Bride of Frankenstein (1935) starring Boris Karloff, Elsa Lanchester, Colin Clive
reviewed by: The masked reviewer
Bride of Frankenstein begins with Mary Shelley informing her friends that she has written a sequel to her masterpiece. She begins this story at the end of Frankenstein with Dr. Henry Frankenstein (Colin Clive) recovering from his injuries, and the mill fire still crackling. A curious villager and his worried wife are watching the fire when a familiar hand strangles the man and throws the wife down to her death. Minnie (Una O’Connor) starts screaming when she spots the monster walking away from the ruins. The monster runs away before the mobs can begin their monster hunt again. Henry refuses to accept the monster as his creation and decides to quiet the evil experiment business to follow in the family business.
Sometime time later Frankenstein and his fiancee Elizabeth (Valerie Hobson) are visited by his former mentor, Dr. Septimus Pretorius (Ernest Thesiger) . Henry is invited to see Dr. Pretorius’s creations. When Henry arrives he finds out that Dr. Pretorius has made several homunculi, the evil doctor “convinces” Henry to join him in his mad scheme to give the monster a bride. Meanwhile, the monster is on the run. Running into new dangers along the way until he finds a friendly blind hermit (O. P. Heggie) that gives him shelter, and friendship. I won’t spoil Bride of Frankenstein for you. I highly recommend watching this film for yourself.
- Dr. Henry Frankenstein (Colin Clive) : Dr. Frankenstein is a much better character in this film, because he has to deal with the consequences of his monster’s action. Even though Colin Clive was drunk the whole film again. It actually added to the character, rather than detract.
- Elizabeth Lavenza (Valerie Hobson) : Henry’s faithful fiancee.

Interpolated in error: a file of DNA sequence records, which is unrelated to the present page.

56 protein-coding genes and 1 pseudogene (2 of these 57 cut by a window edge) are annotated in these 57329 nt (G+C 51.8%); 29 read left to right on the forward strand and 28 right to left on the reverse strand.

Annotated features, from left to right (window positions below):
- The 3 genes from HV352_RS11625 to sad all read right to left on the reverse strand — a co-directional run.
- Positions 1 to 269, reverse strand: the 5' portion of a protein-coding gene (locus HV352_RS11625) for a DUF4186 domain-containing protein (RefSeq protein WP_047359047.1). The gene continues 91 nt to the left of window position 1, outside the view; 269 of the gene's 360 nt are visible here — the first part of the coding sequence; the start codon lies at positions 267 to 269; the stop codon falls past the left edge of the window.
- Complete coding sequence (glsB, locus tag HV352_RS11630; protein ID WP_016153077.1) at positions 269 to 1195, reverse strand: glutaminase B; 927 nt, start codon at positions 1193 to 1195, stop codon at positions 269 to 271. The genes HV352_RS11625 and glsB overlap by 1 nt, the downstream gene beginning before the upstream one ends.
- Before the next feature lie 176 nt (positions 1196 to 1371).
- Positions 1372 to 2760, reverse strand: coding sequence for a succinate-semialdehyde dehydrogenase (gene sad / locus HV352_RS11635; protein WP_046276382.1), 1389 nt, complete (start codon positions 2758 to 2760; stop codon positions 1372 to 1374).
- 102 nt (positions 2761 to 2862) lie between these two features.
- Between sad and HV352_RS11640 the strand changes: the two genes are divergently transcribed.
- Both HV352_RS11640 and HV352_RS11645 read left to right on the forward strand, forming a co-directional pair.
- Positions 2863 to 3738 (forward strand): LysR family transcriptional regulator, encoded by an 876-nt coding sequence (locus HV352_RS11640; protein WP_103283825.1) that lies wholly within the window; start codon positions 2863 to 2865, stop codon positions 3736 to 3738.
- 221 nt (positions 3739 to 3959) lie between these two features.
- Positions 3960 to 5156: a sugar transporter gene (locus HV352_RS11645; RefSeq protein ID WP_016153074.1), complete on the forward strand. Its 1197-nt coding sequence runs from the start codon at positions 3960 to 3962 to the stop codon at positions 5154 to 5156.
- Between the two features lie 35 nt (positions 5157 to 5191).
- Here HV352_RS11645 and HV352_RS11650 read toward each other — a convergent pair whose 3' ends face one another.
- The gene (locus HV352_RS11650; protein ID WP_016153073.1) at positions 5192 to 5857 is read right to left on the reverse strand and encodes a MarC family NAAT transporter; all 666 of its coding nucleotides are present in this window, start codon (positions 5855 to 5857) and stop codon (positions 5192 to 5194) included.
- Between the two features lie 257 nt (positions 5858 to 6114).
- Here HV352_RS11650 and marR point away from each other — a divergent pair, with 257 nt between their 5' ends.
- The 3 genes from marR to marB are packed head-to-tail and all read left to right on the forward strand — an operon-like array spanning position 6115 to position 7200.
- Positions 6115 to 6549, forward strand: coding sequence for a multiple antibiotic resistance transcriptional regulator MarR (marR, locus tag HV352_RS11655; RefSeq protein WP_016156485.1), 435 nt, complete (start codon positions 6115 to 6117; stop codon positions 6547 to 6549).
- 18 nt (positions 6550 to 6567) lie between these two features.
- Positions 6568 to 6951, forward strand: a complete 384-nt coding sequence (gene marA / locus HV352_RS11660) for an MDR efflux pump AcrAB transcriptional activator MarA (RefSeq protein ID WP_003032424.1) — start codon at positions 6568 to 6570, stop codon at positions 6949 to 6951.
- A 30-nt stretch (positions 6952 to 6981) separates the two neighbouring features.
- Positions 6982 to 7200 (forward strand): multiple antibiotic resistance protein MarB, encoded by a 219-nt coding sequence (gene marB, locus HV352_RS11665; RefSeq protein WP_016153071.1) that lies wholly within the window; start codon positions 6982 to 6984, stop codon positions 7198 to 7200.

- Dr. Septimus Pretorius (Ernest Thesiger) : A madman with the dream to mix black magic, and science. He is an eerie, selfish, charismatic villain that will steal any scene he is in.
- The Monster (Boris Karloff) : The monster is much more sympathetic in this film. He has learned from his mistakes, and tries to help others but doesn’t know how to. He also learns to speak in this film.
- The Monster’s Mate (as ?) (Elsa Lanchester) : The monster’s unwilling bride. Her movement is graceful like a swan but has quite the temper.
- Minnie (Una O’Connor) : The woman that informs the village of the monster’s return.
- Hermit (O. P. Heggie) : The monster’s only friend, sadly the monster is his only friend as well. He is one of the most warm and welcoming characters in this series, but he’s been abandoned by everyone in this small town. One of the most tragically realistic portrayals of isolation in film history.
- Mary Wollstonecraft Shelley (Elsa Lanchester) : An excellent portrayal of Mary Shelley. Calm, collected and wiser than Lord Byron, or Percy.
- Percy Bysshe Shelley (Douglas Walton) : An excellent portrayal of Percy Shelley. A forgettable man who believes that his work will outshine his wife’s masterpiece.
- Lord Byron (Gavin Gordon) : An excellent portrayal of Lord Byron. An egomaniac, that is convinced that he is God’s gift to humanity.
The settings, as in the original Frankenstein film, are beautiful, and well shot. The hermit’s cottage is warm and inviting. The graves are lifeless, as the corpses inside them. Dr. Pretorius’s lab is mad, and confusing as the evil doctor himself. In Bride of Frankenstein, the special effects are much more impressive than the setting. The homunculi scene is still visually amazing.
The monster’s makeup has changed slightly. Where the sloppy seams are you can see the limbs are healing, and becoming a complete man. It’s a small detail that makes a world of difference. The bride was designed to be beautiful and to last the ultimate Galatea. And the bride’s makeup reflects that her stitching is orderly so when her flesh begins to heal it won’t be very noticeable. Her form is very similar to Elizabeth. Her face is attractive, and her walk is somewhat graceful for such a young creature as herself. The only thing really odd about her appearance is her skunk hair that reaches the heavens. Her hair is ridiculously stupid, but that is because of other people meddling. The creature’s appearances are iconic because they are striking.
Boris Karloff didn’t like the fact that the monster speaks in Bride of Frankenstein. I believe it improves Bride of Frankenstein immensely. This film shows that it isn’t always the monster that is evil. That people need to take responsibility for their actions because there may be horrible unintended consequences. This film would make Mary Shelley proud to have her name on it. I cannot praise Bride of Frankenstein enough, you have to see this for yourself.